All men interested in joining a fraternity are required to attend the Recruitment Convocation on Tuesday, January 12 at 5:30 p.m. Students with class conflicts should email Liz Schafer, Director of Fraternity and Sorority Programs.
Bid Signing Week, January 18 - 22, 2016
In January the IFC fraternities host a final week of recruitment events. Monday through Thursday, each fraternity hosts its own invitation-only events in the afternoons and evenings. On Friday, January 22, students come to the Stibbs Room (203) of the LBC between 12 p.m. and 3 p.m. to see if any fraternities have issued them a bid.
Online registration is required to participate in IFC Recruitment Remember that to join a fraternity you must be a full-time, degree-seeking student at Tulane with at least 12 credit hours and a 2.5 cumulative GPA. You may not be on disciplinary probation or deferred suspension.
The early registration deadline for recruitment is Friday, December 4. After that date, the registration fee increases from $30 to $40. Late registration will be available until Wednesday, January 20.
Click here to complete the online registration process. The staff in the Office of Fraternity and Sorority Programs will verify students' credit hours, GPAs, and student conduct status once grades are posted after final exams.
Frequently Asked Questions
How many members can each fraternity take each spring?
Interfraternity Council fraternities admit members they feel are a good fit, without any restrictions on the number they may take. In the last few years IFC new member classes have ranged from as few as ten to as many as 45 members, with the average size being 20-25.
I registered for recruitment early in the fall so the fraternities would know I'm interested. Do I still need to go to their events?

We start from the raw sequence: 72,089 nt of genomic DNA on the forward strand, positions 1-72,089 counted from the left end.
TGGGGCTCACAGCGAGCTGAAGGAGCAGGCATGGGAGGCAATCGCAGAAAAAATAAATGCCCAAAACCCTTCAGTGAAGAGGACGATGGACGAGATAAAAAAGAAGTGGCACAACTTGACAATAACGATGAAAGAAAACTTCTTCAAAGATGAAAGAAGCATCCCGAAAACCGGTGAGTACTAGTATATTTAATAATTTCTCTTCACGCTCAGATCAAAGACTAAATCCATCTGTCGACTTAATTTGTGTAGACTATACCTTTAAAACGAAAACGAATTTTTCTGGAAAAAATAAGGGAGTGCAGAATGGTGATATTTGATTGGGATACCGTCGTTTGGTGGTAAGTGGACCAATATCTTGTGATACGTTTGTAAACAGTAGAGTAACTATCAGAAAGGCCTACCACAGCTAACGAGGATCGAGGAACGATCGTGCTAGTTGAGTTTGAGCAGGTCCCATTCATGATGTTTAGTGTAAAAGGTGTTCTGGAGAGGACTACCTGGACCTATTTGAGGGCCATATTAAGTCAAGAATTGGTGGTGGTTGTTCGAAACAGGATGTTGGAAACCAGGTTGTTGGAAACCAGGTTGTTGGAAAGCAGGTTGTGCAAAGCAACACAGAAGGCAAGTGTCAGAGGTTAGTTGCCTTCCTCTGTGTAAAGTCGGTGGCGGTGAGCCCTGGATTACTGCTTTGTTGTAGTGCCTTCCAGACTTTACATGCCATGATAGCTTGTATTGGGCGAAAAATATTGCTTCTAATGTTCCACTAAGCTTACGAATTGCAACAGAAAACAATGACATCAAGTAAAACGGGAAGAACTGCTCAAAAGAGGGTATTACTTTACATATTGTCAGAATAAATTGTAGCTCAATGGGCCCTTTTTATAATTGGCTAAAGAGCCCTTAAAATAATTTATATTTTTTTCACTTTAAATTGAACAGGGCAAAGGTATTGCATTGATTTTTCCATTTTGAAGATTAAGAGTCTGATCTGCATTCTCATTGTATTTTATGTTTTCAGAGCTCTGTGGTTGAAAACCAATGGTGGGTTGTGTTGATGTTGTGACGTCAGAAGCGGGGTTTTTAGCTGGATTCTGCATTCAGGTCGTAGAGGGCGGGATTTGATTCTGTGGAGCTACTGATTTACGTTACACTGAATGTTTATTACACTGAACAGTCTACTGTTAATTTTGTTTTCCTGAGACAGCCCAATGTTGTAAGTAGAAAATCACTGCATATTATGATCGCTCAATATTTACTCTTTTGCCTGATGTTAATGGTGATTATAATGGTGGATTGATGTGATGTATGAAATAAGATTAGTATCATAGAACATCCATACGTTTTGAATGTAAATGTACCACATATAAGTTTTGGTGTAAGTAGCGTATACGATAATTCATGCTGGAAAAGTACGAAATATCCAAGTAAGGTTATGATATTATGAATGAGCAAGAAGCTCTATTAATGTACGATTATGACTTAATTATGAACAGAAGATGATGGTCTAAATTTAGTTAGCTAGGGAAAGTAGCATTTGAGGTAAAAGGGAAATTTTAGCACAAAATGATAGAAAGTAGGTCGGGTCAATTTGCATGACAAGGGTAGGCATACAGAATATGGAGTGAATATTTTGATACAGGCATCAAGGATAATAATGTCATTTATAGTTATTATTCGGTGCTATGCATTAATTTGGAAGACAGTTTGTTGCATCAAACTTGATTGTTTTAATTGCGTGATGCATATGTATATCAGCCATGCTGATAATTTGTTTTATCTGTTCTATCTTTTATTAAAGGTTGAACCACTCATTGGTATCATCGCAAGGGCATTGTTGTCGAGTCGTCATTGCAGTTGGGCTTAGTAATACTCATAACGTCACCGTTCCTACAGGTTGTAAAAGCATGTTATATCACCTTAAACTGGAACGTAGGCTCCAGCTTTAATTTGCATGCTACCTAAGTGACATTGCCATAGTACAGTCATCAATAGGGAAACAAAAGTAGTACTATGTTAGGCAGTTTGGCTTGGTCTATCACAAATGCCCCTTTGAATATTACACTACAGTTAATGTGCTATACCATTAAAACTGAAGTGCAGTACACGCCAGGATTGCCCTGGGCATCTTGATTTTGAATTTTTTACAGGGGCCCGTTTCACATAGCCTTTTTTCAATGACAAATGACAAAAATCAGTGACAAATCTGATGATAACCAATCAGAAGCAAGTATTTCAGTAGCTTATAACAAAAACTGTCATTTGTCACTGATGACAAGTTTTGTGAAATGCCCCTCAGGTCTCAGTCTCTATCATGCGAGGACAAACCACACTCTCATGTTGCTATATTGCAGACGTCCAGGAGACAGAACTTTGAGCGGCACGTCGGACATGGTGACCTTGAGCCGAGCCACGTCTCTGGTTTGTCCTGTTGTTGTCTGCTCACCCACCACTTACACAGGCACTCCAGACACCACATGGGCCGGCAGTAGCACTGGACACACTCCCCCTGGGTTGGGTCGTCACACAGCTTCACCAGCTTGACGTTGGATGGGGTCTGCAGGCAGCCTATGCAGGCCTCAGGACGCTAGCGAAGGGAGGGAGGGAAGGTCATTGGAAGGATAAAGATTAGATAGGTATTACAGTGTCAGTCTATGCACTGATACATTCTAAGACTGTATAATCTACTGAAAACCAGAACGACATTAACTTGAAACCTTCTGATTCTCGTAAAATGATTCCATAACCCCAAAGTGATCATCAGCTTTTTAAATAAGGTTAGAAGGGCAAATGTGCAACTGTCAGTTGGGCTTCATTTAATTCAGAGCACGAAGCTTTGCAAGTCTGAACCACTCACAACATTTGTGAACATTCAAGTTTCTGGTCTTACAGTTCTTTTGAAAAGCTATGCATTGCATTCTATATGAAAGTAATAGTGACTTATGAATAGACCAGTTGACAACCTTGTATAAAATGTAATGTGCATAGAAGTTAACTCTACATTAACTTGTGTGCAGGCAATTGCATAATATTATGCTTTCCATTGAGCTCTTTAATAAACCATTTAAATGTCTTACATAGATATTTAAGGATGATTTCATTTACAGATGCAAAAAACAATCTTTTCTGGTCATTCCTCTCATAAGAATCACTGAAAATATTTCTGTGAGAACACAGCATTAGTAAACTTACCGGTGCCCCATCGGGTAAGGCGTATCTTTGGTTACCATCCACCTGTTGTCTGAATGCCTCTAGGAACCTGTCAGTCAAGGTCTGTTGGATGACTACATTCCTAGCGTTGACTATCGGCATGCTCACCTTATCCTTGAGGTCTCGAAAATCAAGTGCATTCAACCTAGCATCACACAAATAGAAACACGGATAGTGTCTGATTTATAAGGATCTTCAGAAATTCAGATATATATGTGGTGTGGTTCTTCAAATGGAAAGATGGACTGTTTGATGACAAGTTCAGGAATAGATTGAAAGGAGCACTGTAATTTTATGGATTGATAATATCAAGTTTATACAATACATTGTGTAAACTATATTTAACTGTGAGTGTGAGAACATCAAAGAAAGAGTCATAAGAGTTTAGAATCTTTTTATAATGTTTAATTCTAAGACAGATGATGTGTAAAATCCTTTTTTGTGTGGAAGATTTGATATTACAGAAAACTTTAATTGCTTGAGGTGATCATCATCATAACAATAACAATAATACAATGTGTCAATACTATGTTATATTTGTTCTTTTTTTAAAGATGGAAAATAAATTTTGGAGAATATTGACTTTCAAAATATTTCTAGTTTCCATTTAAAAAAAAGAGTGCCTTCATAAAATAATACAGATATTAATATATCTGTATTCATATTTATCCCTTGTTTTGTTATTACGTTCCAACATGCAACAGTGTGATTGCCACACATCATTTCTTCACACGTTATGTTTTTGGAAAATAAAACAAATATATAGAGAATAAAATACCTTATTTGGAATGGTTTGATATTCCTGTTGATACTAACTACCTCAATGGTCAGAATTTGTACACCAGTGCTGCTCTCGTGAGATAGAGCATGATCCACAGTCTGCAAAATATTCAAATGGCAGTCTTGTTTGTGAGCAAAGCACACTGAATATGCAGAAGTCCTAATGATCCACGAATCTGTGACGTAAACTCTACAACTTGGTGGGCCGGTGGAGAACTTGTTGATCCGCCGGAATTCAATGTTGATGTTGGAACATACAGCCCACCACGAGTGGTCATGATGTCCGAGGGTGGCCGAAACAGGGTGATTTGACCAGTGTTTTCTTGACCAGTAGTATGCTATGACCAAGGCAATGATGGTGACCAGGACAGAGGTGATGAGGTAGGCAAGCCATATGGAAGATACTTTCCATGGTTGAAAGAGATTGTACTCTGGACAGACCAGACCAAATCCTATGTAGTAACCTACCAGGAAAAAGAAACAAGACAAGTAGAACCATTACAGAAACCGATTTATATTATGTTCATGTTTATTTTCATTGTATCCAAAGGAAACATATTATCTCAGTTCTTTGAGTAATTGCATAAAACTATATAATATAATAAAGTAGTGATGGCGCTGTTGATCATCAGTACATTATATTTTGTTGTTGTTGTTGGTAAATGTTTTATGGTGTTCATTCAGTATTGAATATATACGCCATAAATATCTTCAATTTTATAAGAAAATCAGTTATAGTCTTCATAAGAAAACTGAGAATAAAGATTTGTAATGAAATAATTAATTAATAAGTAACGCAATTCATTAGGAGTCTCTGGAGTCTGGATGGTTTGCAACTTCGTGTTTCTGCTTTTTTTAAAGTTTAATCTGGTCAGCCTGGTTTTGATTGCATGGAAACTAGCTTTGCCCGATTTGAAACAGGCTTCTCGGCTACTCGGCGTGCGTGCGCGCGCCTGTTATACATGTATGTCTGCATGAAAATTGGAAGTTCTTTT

Our fraternities use the registration system to help them keep track of everyone who is interested in fraternity membership, but they rely much more on the in-person interactions they have with students. They want to be sure they are really able to get to know the people they invite to join their organization. Students who simply register for recruitment and then don't attend any events -- or only attend the bare minimum of events -- are less likely to receive a membership bid.
I thought Tulane didn't allow recruitment until the spring; why are there recruitment events in the fall?
While Tulane doesn't allow student to join fraternities until the spring semester, we want those students to make an informed decision about whether to join a fraternity, and if they decide to do so, which one to join. Taking time throughout the fall to get to know members of each fraternity in relaxed, casual settings allows students to focus on academics without feeling pressure to rush into a decision about fraternity membership.